So wearing breathable waders will keep you dry and warm provided you wear proper clothing underneath.

Proper clothing

Good clothing these days is generally the same as modern so called technical clothes. The term technical is mostly used for synthetic clothing, which is made to fill certain tasks. There are basically two types: sweat-transporting and isolating.
The names say it all. The inner, sweat-transporting layer has the job of getting moisture away from the skin and keeping you dry. The outer insulating layer has the job of trapping air and keeping you warm.

Some people will argue that certain woolly products are as good or better than the synthetics. I don't doubt it, but my experience with Alpaca and Merino is limited to some hefty price tags. I own one pair of Merino wool socks and while they are very warm, they are also extremely expensive. A pair of my many inexpensive synthetic socks has served me just as well.

My winter fishing wardrobe

I personally wear the following under my breathable warders on a cold winter's day:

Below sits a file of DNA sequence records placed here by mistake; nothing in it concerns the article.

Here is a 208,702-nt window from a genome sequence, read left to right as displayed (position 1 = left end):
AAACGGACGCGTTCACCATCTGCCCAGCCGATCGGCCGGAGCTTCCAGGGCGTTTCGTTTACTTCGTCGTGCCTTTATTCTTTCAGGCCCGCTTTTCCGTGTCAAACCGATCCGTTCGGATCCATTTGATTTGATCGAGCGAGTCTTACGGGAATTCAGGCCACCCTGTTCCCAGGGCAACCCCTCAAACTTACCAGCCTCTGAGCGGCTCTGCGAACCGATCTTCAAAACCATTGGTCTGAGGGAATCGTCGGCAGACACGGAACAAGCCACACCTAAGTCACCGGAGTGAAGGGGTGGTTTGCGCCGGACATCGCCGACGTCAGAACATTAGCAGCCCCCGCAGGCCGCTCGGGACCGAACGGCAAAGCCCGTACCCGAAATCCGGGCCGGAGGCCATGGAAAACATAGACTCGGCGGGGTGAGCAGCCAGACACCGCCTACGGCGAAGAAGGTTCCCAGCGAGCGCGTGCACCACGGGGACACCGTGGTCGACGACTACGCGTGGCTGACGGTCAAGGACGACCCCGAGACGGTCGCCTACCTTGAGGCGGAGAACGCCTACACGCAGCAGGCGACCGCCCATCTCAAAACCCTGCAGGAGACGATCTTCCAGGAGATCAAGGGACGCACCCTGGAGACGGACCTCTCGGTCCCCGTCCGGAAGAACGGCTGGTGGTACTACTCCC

• My usual briefs, cotton or microfibre
  • A cotton T-shirt (I know, but I like the feeling of cotton!)
  • Synthetic liner socks, thin and sweat transporting
  • Very thick and firm socks, Merino wool or synthetic
  • Long sweat transporting underpants, semi-thick
  • Fleece pants, very thick
  • Fleece jacket, either plain or with a windbreaking layer
  • Breathable waders
  • Short, heavy (and breathable) wading jacket
  • GFF cap or woolly stocking cap with windbreaking layer

On sunny and calm winter days I often strip the jacket. On very cold days I may have a pair of woolly, fingerless gloves in my pockets. On extremely cold days I stay home and tie flies...

I put it on in the sequence mentioned by the way, in order to get the layers to cover each other completely.


One thing, which is also important if you want to stay warm, is to be clean. I know this sounds odd, but sweaty residues on your body, particularly on your feet, seems to attract moisture and stimulate further sweating. Clean feet in particular can save the day. So shower or at least wash your feet before you get into those warm clothes if you have the option.

And then select a nice sunny, frosty day and go winter fishing!


This Brian guy knows...

This Brian guy knows what's up. Coming from a ski mountaineering background if you want to stay the warmest in cold conditions evaporation is your enemy not wetness. See the hardy alaskans that use vbl in their shoes, vests for backsweat from packs and sleeping bags when climbing big AK peaks. It is kind of an odd feeling having vbl on but as long as you have dry clothes to change into after you're done fishing the extra insulation from the neoprene will keep you warmer

I have done scuba di...